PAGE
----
When Ibrahim Ag Alhabib, one of the members of Tinariwen, sings about learning how to use other weapons than those our ancestors bequeathed to us, he is likely referring to geopolitics and the struggles in the Sahara and Sahel. In matters of musical culture, too, this acclaimed group of Tuareg musicians has adopted new weapons, electric guitars and amplifiers and more. In many ways, they remain apart from the Western world in this respect too, a theme expounded upon in the song “Timadrit in Sahara,” as the musical weapons they use have been discarded in favour of other forms. Still, he suggests, they are awakening and poised to catch up in a hurry.

That, anyway, is one possible interpretation of what the band is trying to address with its music. On the face of it the subject matter is somewhat standard pop-music fodder — love, abandonment, good times. Then, too, there are the anthemic political tunes and protest songs. The addition of Western guest musicians like Fats Kaplin and others, including a recitation by the poet Saul Williams, adds some interesting nuances to the recording. Beyond that, Tinariwen doesn’t depart from its distinctive North African desert blues style. Emmaar, the seventh release by this band, will reinforce its reputation as a capable, somewhat otherworldly-sounding, guitar band.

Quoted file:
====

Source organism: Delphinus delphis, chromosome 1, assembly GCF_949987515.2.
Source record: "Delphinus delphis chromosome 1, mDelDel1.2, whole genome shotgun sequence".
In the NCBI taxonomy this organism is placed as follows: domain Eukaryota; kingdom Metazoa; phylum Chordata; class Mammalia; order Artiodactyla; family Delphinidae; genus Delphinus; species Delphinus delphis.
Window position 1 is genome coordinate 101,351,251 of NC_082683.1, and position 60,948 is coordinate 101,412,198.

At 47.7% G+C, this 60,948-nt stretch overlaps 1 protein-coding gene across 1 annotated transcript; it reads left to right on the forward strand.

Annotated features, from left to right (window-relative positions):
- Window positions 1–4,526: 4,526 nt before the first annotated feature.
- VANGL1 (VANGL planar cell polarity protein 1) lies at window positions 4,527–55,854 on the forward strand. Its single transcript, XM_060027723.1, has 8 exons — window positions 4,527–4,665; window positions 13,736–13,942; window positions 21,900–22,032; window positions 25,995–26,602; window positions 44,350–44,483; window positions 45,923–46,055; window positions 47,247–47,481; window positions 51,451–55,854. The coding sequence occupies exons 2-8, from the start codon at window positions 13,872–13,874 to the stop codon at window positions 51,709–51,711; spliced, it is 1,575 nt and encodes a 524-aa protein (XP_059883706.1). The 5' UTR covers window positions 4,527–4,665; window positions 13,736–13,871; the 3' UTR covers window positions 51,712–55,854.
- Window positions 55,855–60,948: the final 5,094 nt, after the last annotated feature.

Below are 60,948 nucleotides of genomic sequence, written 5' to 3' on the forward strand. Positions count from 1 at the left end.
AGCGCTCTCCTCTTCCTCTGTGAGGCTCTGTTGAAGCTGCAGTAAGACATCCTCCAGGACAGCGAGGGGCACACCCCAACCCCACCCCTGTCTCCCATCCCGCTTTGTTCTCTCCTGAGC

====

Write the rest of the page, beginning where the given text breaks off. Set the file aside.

By Bruce Pollock


Leave a Reply

Fill in your details below or click an icon to log in:

WordPress.com Logo

You are commenting using your WordPress.com account. Log Out /  Change )

Google+ photo

You are commenting using your Google+ account. Log Out /  Change )

Twitter picture

You are commenting using your Twitter account. Log Out /  Change )

Facebook photo

You are commenting using your Facebook account. Log Out /  Change )


Connecting to %s